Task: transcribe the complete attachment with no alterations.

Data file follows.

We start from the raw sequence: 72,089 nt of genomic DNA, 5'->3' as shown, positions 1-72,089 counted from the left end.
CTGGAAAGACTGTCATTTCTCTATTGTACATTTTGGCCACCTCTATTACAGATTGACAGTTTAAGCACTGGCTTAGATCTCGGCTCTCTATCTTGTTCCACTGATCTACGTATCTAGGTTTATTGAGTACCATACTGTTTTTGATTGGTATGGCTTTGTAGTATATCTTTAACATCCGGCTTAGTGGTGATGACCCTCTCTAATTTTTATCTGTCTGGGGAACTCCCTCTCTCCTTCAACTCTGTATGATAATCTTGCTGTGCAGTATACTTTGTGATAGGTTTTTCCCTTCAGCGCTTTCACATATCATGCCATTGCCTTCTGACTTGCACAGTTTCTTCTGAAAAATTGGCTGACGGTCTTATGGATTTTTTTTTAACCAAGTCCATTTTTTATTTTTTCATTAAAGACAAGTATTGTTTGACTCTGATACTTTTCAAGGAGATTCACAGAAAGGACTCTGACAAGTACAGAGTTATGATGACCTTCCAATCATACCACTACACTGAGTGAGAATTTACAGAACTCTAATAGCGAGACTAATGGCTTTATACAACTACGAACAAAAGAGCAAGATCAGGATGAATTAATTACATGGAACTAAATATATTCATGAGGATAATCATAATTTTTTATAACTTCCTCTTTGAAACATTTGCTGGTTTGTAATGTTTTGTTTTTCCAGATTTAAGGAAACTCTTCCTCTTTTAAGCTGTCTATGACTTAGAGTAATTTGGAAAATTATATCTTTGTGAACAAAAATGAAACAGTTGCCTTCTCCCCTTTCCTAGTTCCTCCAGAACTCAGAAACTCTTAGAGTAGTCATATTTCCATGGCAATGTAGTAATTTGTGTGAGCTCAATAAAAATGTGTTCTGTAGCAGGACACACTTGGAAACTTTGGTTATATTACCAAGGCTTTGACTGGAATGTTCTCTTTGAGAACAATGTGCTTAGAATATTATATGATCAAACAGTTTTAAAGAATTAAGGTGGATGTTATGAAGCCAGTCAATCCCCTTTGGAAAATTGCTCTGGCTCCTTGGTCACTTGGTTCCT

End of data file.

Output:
We start from the raw sequence: 72,089 nt of genomic DNA, 5'->3' as shown, positions 1-72,089 counted from the left end.
CTGGAAAGACTGTCATTTCTCTATTGTACATTTTGGCCACCTCTATTACAGATTGACAGTTTAAGCACTGGCTTAGATCTCGGCTCTCTATCTTGTTCCACTGATCTACGTATCTAGGTTTATTGAGTACCATACTGTTTTTGATTGGTATGGCTTTGTAGTATATCTTTAACATCCGGCTTAGTGGTGATGACCCTCTCTAATTTTTATCTGTCTGGGGAACTCCCTCTCTCCTTCAACTCTGTATGATAATCTTGCTGTGCAGTATACTTTGTGATAGGTTTTTCCCTTCAGCGCTTTCACATATCATGCCATTGCCTTCTGACTTGCACAGTTTCTTCTGAAAAATTGGCTGACGGTCTTATGGATTTTTTTTTAACCAAGTCCATTTTTTATTTTTTCATTAAAGACAAGTATTGTTTGACTCTGATACTTTTCAAGGAGATTCACAGAAAGGACTCTGACAAGTACAGAGTTATGATGACCTTCCAATCATACCACTACACTGAGTGAGAATTTACAGAACTCTAATAGCGAGACTAATGGCTTTATACAACTACGAACAAAAGAGCAAGATCAGGATGAATTAATTACATGGAACTAAATATATTCATGAGGATAATCATAATTTTTTATAACTTCCTCTTTGAAACATTTGCTGGTTTGTAATGTTTTGTTTTTCCAGATTTAAGGAAACTCTTCCTCTTTTAAGCTGTCTATGACTTAGAGTAATTTGGAAAATTATATCTTTGTGAACAAAAATGAAACAGTTGCCTTCTCCCCTTTCCTAGTTCCTCCAGAACTCAGAAACTCTTAGAGTAGTCATATTTCCATGGCAATGTAGTAATTTGTGTGAGCTCAATAAAAATGTGTTCTGTAGCAGGACACACTTGGAAACTTTGGTTATATTACCAAGGCTTTGACTGGAATGTTCTCTTTGAGAACAATGTGCTTAGAATATTATATGATCAAACAGTTTTAAAGAATTAAGGTGGATGTTATGAAGCCAGTCAATCCCCTTTGGAAAATTGCTCTGGCTCCTTGGTCACTTGGTTCCT